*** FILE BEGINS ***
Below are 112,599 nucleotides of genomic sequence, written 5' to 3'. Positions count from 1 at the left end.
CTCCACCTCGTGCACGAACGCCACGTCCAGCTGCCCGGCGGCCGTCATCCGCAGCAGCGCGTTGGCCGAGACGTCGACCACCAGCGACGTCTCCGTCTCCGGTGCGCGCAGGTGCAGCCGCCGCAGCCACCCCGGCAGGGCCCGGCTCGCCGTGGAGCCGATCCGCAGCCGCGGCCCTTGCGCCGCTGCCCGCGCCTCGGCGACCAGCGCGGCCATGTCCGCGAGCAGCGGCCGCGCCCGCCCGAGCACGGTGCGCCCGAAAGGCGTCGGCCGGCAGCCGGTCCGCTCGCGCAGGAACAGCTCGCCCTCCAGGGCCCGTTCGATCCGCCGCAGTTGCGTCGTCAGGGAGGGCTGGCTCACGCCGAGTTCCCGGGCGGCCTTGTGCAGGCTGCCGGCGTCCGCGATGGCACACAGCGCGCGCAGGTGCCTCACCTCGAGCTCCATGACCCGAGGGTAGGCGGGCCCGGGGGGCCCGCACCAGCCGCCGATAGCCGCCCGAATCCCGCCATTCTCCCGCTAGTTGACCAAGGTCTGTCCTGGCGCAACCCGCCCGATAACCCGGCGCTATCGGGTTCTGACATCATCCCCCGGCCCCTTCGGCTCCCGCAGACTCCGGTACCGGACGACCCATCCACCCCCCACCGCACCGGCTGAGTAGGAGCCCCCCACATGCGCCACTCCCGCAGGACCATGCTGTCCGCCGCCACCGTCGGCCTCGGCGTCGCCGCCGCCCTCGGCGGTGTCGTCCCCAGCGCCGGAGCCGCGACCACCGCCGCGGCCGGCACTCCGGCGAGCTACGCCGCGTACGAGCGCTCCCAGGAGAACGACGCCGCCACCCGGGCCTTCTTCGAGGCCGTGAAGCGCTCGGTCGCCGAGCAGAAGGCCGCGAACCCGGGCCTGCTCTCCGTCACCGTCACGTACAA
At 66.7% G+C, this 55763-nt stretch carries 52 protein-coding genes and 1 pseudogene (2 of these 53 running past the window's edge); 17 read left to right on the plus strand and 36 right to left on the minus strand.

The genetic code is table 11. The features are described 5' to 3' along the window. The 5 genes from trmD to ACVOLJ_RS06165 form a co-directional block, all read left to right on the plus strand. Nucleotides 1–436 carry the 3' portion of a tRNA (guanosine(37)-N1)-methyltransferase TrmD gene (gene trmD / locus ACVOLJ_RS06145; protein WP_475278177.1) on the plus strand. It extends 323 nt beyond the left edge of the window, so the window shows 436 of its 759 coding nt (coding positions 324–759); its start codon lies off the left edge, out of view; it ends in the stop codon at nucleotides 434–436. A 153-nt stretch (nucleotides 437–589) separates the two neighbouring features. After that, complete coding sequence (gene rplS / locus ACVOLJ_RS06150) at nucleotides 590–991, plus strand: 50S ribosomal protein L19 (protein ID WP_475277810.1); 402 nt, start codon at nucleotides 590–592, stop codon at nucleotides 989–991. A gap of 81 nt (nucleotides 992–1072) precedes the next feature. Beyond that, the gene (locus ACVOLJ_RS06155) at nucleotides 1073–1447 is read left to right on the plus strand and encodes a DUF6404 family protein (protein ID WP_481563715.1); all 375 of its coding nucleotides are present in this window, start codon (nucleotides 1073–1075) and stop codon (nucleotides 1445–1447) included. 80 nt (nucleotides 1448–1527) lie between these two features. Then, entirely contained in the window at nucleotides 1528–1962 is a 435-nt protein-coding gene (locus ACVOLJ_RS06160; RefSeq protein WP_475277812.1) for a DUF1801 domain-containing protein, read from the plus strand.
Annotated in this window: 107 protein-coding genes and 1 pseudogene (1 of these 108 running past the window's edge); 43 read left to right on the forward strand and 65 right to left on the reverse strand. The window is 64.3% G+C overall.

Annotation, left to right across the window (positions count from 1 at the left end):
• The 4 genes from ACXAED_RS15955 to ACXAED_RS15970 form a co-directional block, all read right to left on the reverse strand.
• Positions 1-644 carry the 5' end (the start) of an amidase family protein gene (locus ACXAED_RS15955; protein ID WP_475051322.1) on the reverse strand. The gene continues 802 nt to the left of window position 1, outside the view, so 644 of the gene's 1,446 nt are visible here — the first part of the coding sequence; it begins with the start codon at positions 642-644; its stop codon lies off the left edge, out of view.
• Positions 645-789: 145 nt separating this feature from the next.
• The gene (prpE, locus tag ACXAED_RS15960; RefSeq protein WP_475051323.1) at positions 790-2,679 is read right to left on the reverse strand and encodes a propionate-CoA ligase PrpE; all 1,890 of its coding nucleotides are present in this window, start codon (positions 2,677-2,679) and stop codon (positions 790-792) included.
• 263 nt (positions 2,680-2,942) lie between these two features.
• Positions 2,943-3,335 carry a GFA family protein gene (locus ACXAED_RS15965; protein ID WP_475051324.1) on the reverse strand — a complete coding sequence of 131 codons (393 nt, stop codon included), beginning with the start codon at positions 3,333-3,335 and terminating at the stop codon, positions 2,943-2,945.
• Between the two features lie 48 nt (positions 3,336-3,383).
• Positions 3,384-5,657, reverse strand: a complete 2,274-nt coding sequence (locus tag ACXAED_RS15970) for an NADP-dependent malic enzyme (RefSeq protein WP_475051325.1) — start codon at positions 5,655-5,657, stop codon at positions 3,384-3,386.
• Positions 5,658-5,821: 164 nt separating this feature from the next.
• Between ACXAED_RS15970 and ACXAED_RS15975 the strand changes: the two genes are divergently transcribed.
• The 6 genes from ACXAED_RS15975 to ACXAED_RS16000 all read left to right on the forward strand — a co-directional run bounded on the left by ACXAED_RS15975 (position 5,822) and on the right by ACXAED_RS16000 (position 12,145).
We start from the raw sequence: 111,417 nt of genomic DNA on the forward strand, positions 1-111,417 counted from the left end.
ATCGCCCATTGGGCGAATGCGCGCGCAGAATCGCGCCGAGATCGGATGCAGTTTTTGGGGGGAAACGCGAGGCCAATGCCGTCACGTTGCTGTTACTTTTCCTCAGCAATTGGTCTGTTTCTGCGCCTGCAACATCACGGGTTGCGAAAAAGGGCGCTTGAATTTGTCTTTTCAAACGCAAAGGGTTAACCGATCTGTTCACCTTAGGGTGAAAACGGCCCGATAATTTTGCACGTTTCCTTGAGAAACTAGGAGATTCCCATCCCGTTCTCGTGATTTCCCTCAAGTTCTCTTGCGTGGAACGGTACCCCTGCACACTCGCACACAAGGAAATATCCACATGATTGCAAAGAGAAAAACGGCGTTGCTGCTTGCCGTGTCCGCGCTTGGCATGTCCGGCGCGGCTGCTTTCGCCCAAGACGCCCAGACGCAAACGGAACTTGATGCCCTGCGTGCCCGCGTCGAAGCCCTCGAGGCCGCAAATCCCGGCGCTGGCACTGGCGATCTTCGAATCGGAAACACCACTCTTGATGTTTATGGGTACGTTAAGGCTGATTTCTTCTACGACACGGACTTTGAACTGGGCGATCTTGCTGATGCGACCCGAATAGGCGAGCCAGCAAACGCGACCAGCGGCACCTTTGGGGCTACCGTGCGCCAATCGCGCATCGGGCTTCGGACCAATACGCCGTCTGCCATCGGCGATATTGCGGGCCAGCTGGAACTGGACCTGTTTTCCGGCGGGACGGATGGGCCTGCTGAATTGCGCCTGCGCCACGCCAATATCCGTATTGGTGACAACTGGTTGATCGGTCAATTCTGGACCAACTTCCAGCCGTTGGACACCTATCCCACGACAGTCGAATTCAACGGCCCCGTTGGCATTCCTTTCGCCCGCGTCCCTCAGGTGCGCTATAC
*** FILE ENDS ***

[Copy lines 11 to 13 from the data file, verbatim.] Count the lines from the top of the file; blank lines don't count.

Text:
• 263 nt (positions 2,680-2,942) lie between these two features.
• Positions 2,943-3,335 carry a GFA family protein gene (locus ACXAED_RS15965; protein ID WP_475051324.1) on the reverse strand — a complete coding sequence of 131 codons (393 nt, stop codon included), beginning with the start codon at positions 3,333-3,335 and terminating at the stop codon, positions 2,943-2,945.
• Between the two features lie 48 nt (positions 3,336-3,383).